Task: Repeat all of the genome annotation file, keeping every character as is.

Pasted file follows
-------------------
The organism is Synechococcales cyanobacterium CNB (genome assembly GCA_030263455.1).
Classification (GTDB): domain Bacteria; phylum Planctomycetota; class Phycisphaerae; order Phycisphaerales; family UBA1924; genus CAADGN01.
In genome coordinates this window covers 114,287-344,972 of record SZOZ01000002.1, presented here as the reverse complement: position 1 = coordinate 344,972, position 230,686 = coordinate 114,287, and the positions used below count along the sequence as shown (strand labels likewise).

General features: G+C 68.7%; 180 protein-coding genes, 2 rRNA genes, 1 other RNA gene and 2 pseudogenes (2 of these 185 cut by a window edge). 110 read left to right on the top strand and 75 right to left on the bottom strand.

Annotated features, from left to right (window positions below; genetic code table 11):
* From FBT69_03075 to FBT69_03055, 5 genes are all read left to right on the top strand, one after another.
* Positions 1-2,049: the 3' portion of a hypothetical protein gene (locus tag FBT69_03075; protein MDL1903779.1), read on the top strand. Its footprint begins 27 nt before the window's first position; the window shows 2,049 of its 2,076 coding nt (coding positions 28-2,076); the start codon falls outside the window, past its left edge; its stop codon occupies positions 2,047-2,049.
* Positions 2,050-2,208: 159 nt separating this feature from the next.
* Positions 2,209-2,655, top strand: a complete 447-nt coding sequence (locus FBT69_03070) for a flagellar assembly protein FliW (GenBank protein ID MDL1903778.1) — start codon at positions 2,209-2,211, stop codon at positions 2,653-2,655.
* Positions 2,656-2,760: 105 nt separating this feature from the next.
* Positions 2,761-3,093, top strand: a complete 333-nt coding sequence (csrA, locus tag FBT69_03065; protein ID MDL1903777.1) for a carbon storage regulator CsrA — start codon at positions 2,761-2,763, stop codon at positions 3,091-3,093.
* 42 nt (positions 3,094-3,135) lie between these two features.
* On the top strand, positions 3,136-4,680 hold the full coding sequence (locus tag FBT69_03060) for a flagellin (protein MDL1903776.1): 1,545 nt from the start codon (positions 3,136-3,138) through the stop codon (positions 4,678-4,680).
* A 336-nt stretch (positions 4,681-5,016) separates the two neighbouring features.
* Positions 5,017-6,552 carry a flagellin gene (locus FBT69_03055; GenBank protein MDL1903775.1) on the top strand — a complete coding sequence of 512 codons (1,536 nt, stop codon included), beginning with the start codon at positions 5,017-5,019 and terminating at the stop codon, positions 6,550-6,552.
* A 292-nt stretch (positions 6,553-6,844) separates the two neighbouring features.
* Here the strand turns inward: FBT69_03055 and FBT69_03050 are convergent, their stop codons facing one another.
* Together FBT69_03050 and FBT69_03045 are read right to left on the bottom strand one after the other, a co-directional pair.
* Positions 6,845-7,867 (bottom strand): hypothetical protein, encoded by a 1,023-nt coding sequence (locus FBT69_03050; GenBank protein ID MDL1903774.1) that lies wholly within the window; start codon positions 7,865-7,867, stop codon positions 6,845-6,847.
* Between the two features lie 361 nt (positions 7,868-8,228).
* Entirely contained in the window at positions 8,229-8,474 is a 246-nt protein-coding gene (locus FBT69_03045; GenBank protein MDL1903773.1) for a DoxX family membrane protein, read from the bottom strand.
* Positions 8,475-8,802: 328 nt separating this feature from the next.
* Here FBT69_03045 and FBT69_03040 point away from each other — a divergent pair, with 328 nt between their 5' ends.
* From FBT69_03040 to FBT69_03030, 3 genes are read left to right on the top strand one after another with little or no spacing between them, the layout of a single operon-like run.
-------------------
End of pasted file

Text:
The organism is Synechococcales cyanobacterium CNB (genome assembly GCA_030263455.1).
Classification (GTDB): domain Bacteria; phylum Planctomycetota; class Phycisphaerae; order Phycisphaerales; family UBA1924; genus CAADGN01.
In genome coordinates this window covers 114,287-344,972 of record SZOZ01000002.1, presented here as the reverse complement: position 1 = coordinate 344,972, position 230,686 = coordinate 114,287, and the positions used below count along the sequence as shown (strand labels likewise).

General features: G+C 68.7%; 180 protein-coding genes, 2 rRNA genes, 1 other RNA gene and 2 pseudogenes (2 of these 185 cut by a window edge). 110 read left to right on the top strand and 75 right to left on the bottom strand.

Annotated features, from left to right (window positions below; genetic code table 11):
* From FBT69_03075 to FBT69_03055, 5 genes are all read left to right on the top strand, one after another.
* Positions 1-2,049: the 3' portion of a hypothetical protein gene (locus tag FBT69_03075; protein MDL1903779.1), read on the top strand. Its footprint begins 27 nt before the window's first position; the window shows 2,049 of its 2,076 coding nt (coding positions 28-2,076); the start codon falls outside the window, past its left edge; its stop codon occupies positions 2,047-2,049.
* Positions 2,050-2,208: 159 nt separating this feature from the next.
* Positions 2,209-2,655, top strand: a complete 447-nt coding sequence (locus FBT69_03070) for a flagellar assembly protein FliW (GenBank protein ID MDL1903778.1) — start codon at positions 2,209-2,211, stop codon at positions 2,653-2,655.
* Positions 2,656-2,760: 105 nt separating this feature from the next.
* Positions 2,761-3,093, top strand: a complete 333-nt coding sequence (csrA, locus tag FBT69_03065; protein ID MDL1903777.1) for a carbon storage regulator CsrA — start codon at positions 2,761-2,763, stop codon at positions 3,091-3,093.
* 42 nt (positions 3,094-3,135) lie between these two features.
* On the top strand, positions 3,136-4,680 hold the full coding sequence (locus tag FBT69_03060) for a flagellin (protein MDL1903776.1): 1,545 nt from the start codon (positions 3,136-3,138) through the stop codon (positions 4,678-4,680).
* A 336-nt stretch (positions 4,681-5,016) separates the two neighbouring features.
* Positions 5,017-6,552 carry a flagellin gene (locus FBT69_03055; GenBank protein MDL1903775.1) on the top strand — a complete coding sequence of 512 codons (1,536 nt, stop codon included), beginning with the start codon at positions 5,017-5,019 and terminating at the stop codon, positions 6,550-6,552.
* A 292-nt stretch (positions 6,553-6,844) separates the two neighbouring features.
* Here the strand turns inward: FBT69_03055 and FBT69_03050 are convergent, their stop codons facing one another.
* Together FBT69_03050 and FBT69_03045 are read right to left on the bottom strand one after the other, a co-directional pair.
* Positions 6,845-7,867 (bottom strand): hypothetical protein, encoded by a 1,023-nt coding sequence (locus FBT69_03050; GenBank protein ID MDL1903774.1) that lies wholly within the window; start codon positions 7,865-7,867, stop codon positions 6,845-6,847.
* Between the two features lie 361 nt (positions 7,868-8,228).
* Entirely contained in the window at positions 8,229-8,474 is a 246-nt protein-coding gene (locus FBT69_03045; GenBank protein MDL1903773.1) for a DoxX family membrane protein, read from the bottom strand.
* Positions 8,475-8,802: 328 nt separating this feature from the next.
* Here FBT69_03045 and FBT69_03040 point away from each other — a divergent pair, with 328 nt between their 5' ends.
* From FBT69_03040 to FBT69_03030, 3 genes are read left to right on the top strand one after another with little or no spacing between them, the layout of a single operon-like run.